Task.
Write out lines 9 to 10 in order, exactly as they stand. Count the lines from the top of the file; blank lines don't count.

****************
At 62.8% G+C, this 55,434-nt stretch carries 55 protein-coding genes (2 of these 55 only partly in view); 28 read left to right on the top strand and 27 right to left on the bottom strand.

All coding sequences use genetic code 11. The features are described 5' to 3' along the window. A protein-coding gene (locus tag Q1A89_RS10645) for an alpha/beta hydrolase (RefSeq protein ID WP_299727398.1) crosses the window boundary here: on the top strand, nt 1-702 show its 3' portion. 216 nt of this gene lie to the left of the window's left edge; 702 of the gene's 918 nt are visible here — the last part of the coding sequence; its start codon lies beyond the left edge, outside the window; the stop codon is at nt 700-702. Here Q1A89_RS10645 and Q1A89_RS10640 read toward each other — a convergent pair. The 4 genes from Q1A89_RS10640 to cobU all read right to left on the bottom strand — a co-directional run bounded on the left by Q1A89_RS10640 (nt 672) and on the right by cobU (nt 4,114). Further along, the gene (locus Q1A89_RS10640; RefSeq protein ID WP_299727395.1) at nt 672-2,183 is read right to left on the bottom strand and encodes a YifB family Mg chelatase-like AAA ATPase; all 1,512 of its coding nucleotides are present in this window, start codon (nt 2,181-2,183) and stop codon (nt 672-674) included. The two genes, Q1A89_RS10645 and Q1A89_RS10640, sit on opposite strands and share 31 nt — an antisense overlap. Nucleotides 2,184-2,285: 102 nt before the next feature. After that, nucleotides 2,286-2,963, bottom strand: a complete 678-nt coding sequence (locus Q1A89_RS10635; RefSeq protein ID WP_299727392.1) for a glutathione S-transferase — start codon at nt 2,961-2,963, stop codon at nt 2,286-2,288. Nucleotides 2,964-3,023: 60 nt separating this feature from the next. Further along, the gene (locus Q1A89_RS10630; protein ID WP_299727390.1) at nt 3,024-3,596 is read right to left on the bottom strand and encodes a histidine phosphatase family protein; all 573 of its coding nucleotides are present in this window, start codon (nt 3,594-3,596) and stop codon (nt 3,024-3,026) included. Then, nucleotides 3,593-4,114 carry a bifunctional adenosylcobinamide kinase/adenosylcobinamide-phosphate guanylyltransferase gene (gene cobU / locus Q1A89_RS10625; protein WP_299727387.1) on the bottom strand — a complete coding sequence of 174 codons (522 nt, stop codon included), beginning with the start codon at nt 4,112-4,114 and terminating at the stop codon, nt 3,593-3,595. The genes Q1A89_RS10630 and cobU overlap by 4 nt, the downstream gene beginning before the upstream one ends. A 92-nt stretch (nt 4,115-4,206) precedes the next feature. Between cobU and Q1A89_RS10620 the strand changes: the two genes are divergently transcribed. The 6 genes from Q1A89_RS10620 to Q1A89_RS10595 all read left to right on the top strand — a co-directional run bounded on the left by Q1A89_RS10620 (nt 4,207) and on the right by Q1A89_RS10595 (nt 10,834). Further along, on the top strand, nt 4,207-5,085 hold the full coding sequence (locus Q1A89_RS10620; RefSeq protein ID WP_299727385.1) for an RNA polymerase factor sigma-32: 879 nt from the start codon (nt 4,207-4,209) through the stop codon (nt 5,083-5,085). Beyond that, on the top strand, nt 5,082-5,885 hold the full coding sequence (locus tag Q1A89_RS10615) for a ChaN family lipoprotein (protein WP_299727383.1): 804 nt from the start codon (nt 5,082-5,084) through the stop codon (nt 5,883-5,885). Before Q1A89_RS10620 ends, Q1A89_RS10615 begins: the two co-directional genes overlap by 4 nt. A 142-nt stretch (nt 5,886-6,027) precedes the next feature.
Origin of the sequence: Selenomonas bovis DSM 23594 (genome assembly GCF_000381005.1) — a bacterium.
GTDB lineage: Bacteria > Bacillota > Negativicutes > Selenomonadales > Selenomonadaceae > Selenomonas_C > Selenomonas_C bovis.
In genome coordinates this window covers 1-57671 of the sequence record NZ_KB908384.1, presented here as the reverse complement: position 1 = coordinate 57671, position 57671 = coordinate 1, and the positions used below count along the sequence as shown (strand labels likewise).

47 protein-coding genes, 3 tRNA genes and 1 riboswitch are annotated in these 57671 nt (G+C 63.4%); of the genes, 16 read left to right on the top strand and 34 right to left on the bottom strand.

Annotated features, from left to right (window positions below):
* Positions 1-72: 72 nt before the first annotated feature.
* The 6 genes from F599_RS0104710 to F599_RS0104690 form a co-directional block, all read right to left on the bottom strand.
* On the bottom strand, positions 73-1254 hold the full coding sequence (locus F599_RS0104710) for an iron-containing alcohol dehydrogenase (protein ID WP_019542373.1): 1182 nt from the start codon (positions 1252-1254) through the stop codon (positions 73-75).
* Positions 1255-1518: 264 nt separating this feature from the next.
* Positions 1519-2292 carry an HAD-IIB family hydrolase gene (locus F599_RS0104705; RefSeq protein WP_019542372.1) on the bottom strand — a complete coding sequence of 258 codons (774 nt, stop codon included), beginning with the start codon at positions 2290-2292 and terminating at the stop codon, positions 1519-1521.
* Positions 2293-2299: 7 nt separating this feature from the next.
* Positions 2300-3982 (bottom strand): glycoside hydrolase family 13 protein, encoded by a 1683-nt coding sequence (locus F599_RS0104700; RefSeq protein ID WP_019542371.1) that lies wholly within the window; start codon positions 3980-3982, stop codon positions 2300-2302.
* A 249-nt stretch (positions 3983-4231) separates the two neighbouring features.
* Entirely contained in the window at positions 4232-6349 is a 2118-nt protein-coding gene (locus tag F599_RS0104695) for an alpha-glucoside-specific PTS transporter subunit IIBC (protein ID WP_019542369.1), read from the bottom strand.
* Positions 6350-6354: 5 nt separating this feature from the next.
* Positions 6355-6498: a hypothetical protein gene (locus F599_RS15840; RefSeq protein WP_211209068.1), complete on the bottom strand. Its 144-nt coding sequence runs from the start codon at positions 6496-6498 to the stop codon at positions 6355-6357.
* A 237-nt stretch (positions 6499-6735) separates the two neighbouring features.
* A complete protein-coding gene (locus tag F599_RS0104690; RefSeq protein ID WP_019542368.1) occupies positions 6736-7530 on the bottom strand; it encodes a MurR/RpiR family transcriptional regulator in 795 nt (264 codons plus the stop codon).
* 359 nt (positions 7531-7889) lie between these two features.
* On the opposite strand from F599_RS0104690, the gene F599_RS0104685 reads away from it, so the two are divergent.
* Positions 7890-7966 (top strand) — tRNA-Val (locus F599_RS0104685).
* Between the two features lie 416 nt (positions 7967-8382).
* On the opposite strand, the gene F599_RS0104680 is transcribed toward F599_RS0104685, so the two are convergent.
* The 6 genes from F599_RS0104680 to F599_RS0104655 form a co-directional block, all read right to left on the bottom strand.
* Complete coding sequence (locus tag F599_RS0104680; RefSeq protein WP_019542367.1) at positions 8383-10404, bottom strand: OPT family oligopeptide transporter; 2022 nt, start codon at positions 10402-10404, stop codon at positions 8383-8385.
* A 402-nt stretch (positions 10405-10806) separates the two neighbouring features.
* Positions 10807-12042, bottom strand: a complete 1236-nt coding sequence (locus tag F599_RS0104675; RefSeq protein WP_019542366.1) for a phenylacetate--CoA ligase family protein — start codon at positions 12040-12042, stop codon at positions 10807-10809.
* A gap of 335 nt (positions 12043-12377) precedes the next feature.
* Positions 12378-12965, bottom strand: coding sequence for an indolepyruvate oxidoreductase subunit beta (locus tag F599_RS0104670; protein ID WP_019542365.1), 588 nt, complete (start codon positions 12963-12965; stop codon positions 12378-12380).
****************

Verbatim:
* The 6 genes from F599_RS0104710 to F599_RS0104690 form a co-directional block, all read right to left on the bottom strand.
* On the bottom strand, positions 73-1254 hold the full coding sequence (locus F599_RS0104710) for an iron-containing alcohol dehydrogenase (protein ID WP_019542373.1): 1182 nt from the start codon (positions 1252-1254) through the stop codon (positions 73-75).